Finally, broadcast has a very strong link to ‘employer brand’ activity. Do your staff really read the trade magazines you leave in reception, or is it more likely that they watch BBC Breakfast, Good Morning Britain or Sky News over breakfast and then listen to the local radio or The Today Programme on the way into work? Similarly, do they follow local news on social media, or do they watch the evening bulletins? Broadcast has that certain je ne sais quoi that print and online often fails to grab when it comes to employees.
Thus, the argument could be made that many business stories are also consumer stories, and so we PRs need to recognise when a story may have a broader appeal and not restrict ourselves to purely B2B outlets when selling-in.
Ultimately, when pitching any story to broadcasters, be it B2B or consumer, the same rules will apply; the person that you are putting forward for an interview needs to be a very good talker who is knowledgeable about their subject and has an informed opinion that they are willing to share. They may also need to be informed about the other issues of the day too, as the presenter may come to them for comment as part of wider panel discussions.
On this point, I cannot emphasise enough the need for those being put forward for an interview to be willing to express their opinion rather than sitting on the fence. From experience of speaking to journalists across the media landscape, one of producers’ and journalists’ biggest bugbears is speaking to interviewees who then say something to the effect of “I couldn’t comment on that” or parroting a vanilla corporate statement when asked about the crux of the matter. It also makes the interviewee (as well as us, their PR people) look bad too, as it demonstrates a lack of authenticity on their part and an unwillingness to engage with the issues at hand. In that sense then, it is also our responsibility as PR professionals to make sure that those we put forward are fully-prepared and confident enough to voice their views in a knowledgeable and reasonable way.
It should go without saying that good visuals are also very important when pitching someone for any broadcast PR opportunities, including radio opportunities. Radio stations now often film things, both in the field and in-studio, for use on the station’s website and social media channels. Always remember to think about this aspect then – What does your client’s workplace look like? Could a broadcast interview easily be recorded there? – when pitching to both TV and radio producers, as an interesting backdrop could be the thing that persuades them to send a film crew down and speak to your client. It is arguably why #StephInAHiVis became a thing, as Steph McGovern enjoyed getting out of the studio and showing the nation the UK’s range of construction, manufacturing and tertiary sector workplaces. It’s for this reason that BBC Breakfast has its weather presenters broadcast from across the country too, and this is another way for businesses to get themselves broadcast opportunities.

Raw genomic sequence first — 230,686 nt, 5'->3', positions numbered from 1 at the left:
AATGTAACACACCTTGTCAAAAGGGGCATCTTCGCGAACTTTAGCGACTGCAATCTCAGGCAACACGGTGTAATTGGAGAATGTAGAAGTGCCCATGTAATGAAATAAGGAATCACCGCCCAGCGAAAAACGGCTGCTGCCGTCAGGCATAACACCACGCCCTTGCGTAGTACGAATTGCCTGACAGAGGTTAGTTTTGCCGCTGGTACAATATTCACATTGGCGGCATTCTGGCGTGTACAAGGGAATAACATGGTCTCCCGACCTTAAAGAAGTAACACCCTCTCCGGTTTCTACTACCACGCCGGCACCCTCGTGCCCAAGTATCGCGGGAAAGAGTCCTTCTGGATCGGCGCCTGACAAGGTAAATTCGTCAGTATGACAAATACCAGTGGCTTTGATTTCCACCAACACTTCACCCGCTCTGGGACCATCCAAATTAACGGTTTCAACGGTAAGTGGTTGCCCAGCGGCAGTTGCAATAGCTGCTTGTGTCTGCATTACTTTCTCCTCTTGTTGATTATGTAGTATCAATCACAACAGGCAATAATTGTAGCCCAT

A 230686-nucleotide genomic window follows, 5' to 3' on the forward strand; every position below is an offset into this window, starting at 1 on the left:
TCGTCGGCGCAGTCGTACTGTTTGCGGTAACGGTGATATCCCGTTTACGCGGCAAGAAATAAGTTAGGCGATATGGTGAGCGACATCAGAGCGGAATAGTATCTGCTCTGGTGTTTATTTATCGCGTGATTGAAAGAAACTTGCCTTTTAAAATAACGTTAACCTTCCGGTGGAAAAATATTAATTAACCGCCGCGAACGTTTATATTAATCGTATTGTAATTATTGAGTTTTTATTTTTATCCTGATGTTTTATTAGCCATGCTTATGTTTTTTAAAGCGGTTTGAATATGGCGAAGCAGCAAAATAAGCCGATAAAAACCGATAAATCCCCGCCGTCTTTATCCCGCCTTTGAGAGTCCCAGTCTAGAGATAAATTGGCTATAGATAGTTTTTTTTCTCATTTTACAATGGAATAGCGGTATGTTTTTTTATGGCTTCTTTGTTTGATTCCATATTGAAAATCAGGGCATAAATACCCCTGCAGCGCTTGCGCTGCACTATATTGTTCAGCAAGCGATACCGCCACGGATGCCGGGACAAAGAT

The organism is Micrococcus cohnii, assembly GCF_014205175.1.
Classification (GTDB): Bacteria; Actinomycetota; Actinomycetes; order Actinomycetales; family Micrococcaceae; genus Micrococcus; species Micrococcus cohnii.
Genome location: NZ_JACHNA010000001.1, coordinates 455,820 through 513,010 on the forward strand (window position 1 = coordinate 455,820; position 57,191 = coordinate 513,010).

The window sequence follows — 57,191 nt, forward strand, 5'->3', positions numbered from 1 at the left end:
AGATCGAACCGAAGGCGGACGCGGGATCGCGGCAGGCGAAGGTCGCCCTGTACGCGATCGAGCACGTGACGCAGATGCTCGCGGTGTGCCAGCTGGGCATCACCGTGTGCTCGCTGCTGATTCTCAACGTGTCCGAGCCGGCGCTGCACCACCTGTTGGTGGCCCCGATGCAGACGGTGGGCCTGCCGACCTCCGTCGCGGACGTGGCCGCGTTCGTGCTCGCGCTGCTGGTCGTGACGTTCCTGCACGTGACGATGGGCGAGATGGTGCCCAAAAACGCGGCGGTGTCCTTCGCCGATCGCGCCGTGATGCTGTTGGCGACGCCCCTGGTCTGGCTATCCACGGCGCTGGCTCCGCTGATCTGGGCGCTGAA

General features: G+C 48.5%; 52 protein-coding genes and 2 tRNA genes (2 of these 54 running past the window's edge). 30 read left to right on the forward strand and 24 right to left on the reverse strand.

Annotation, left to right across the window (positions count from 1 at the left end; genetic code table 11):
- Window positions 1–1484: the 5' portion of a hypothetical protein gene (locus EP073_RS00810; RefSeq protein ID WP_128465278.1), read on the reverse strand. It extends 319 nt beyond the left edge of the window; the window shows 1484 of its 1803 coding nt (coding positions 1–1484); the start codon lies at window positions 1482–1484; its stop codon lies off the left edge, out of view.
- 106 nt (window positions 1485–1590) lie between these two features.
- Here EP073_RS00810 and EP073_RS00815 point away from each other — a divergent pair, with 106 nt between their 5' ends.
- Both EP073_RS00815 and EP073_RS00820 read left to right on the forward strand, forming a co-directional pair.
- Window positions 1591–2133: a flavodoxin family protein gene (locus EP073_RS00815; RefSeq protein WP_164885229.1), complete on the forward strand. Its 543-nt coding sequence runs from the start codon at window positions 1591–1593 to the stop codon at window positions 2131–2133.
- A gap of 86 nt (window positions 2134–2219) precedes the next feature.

It would be wrong to think that broadcast opportunities are only suitable for consumer PR stories then. What producers and planning units care about is the strength of the story, how interesting it is and whether it will appeal to a large section of the audience or not, regardless of if it is a B2B or consumer story.
Brett Walker is a freelance PR consultant based in Greater Manchester with experience of public sector, in-house and agency PR.